Karen, age 7

"You really shouldn’t say ‘I love you’ unless you mean it. But if you mean it, you should say it a lot. People forget."
Jessica, age 8

Source unknown, via Joanne Starodub

The Best Nuclear Power

Bill McDonough, visionary and practical at the same time, comments on nuclear power.

Link: Plenty Magazine – Environmental News and Commentary

From Bill McDonough’s keynote address at Greenbuild, the annual conference of the U.S. Green Building Council, taking place this week in Denver:

Recently I was asked to give a talk about sustainability at the White House to over 40 federal agencies. So I gave my talk and showed these slides, and afterwards I was asked, "Mr. McDonough, what do you think of nuclear power? A lot of environmentalists are now in favor of it because of concerns about global warming." And I said, oh, I like nuclear power. I’m a big fan of fusion. I think we should invest lots of money into nuclear power and consider using it for all our energy needs. And look—we’ve already got the perfect nuclear power plant. It’s 93 million miles away. It’s wireless. The construction costs are zero. Its operable lifetime is infinite. It’s right there. What are we waiting for?

Emmanuel’s Dream – Disability Does Not Mean Inability

Emmanuel Osofu Yeboah has faced a lot of obstacles in his life. With persistance and some helping hands he has had an amazing journey.

Link: Emmanuel’s Dream – Disability Does Not Mean Inability

On May 5th, 1977, in Ghana, West Africa, Emmanuel Osofu Yeboah was both born – and abandoned. Upon discovering Emmanuel had a severely deformed right leg, Dickson Kwadjo Ofosu, disgraced by his son’s disability, walked out on his family. Emmanuel’s mother, Comfort Yeboah, was advised to kill her son. But rather than surrender to society’s perception that disabled children are the result of a family curse, or a punishment from a deity for a parent’s past transgressions, Comfort neither killed Emmanuel, nor sent him to the streets to beg, as expected. Instead, she enrolled him in school and taught him to believe that he deserved the same treatment, opportunities and privileges as able-bodied Ghanaians.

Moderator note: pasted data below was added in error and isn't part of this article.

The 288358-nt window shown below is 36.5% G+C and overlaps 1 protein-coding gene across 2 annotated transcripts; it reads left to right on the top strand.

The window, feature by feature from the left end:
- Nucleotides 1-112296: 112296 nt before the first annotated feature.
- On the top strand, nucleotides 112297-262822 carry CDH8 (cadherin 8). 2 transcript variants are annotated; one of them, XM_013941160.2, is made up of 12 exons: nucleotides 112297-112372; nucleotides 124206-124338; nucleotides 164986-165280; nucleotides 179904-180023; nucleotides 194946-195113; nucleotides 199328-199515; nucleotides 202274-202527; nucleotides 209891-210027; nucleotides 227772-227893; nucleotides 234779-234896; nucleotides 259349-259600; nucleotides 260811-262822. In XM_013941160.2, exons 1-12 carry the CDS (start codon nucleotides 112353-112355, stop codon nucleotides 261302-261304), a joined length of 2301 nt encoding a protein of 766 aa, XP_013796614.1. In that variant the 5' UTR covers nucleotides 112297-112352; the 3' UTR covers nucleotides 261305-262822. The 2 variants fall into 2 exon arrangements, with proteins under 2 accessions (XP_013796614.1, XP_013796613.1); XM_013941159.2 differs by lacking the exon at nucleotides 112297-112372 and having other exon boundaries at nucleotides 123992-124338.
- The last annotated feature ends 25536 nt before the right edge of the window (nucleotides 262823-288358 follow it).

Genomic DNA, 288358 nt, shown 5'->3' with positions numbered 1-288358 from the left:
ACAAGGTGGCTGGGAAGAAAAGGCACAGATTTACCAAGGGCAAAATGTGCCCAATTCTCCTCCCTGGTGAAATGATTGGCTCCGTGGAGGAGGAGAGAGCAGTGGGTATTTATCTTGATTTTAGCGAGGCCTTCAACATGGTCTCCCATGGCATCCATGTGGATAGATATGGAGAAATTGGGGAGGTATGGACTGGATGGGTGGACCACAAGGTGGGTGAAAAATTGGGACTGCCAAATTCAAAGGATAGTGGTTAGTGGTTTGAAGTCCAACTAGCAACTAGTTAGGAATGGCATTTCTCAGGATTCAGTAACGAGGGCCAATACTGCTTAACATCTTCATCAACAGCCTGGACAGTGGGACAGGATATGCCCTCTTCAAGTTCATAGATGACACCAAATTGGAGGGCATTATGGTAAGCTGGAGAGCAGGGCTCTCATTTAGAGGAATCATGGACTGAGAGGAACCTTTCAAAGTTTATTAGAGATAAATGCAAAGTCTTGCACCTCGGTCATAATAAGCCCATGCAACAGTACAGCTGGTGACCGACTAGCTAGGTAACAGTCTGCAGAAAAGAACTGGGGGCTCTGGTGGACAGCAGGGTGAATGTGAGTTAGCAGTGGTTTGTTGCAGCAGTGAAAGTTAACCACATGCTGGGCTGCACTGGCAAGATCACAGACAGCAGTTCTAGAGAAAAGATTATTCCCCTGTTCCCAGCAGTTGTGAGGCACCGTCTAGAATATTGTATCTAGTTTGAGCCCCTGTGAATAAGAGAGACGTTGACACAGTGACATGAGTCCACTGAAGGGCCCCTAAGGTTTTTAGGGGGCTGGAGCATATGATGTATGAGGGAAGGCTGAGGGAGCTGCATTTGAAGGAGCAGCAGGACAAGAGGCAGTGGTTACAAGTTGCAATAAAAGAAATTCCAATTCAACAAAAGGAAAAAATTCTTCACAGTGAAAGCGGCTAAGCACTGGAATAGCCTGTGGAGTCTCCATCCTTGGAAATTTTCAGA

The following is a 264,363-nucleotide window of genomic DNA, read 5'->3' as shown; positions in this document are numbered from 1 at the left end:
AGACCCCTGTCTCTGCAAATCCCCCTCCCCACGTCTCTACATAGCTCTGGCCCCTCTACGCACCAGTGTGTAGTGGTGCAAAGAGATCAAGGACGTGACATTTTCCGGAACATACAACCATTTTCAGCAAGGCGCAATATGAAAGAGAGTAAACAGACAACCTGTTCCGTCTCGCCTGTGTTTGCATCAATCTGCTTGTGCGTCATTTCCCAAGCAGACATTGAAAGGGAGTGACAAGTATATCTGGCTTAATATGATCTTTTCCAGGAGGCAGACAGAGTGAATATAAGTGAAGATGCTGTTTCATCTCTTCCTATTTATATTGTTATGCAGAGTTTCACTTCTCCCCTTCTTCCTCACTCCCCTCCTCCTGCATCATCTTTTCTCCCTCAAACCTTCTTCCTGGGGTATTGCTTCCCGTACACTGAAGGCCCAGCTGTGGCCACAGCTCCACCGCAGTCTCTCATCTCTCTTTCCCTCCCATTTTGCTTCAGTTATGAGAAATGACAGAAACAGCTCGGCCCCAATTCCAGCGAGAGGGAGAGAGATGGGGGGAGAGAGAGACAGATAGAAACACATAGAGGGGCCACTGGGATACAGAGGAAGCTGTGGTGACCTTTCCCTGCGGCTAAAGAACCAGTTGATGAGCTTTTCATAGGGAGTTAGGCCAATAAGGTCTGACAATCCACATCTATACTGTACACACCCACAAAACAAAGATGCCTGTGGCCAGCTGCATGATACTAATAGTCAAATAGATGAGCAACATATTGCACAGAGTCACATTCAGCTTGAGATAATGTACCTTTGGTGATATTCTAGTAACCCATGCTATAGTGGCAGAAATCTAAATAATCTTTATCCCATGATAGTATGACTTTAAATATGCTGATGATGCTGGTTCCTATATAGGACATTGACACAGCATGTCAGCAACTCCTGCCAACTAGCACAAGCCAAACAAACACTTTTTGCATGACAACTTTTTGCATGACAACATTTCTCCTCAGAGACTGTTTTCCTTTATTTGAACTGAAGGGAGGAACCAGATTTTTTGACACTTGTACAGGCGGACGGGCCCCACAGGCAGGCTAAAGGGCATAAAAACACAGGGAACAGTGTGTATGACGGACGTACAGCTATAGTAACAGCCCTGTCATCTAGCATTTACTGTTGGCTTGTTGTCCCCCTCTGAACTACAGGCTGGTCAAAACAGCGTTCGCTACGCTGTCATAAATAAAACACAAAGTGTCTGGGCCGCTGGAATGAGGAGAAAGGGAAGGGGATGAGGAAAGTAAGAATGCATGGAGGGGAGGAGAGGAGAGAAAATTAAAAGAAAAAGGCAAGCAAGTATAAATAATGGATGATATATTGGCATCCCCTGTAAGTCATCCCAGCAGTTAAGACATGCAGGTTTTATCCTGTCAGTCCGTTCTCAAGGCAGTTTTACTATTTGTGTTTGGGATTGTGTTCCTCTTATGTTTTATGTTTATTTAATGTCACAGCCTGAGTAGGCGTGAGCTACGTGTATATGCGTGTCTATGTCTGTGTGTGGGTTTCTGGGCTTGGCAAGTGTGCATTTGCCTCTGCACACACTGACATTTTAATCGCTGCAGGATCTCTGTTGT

…on July 14, 2005 Oprah Winfrey presented Emmanuel and his friend, Jim MacLaren with the prestigious Arthur Ashe Courage Award at the ESPY’s. The two men received an emotional, five-minute standing ovation. Previous winners include Muhammad Ali, Jim Valvano, and Billie Jean King.

Preparations and Possibilities for the Decline of Fossil Fuels

The Archdruid Report describes an energy future in the middle ground between today’s energy inefficient American lifestyle and the apocalyptic collapse envisioned by the doom sayers. It looks like deep insight combined with common sense to me.

Denial about the implications of our oil addiction will boomerang on us. This kind of realistic guidance is most welcome.

Link: The Archdruid Report: Energy: Preparations and Possibilities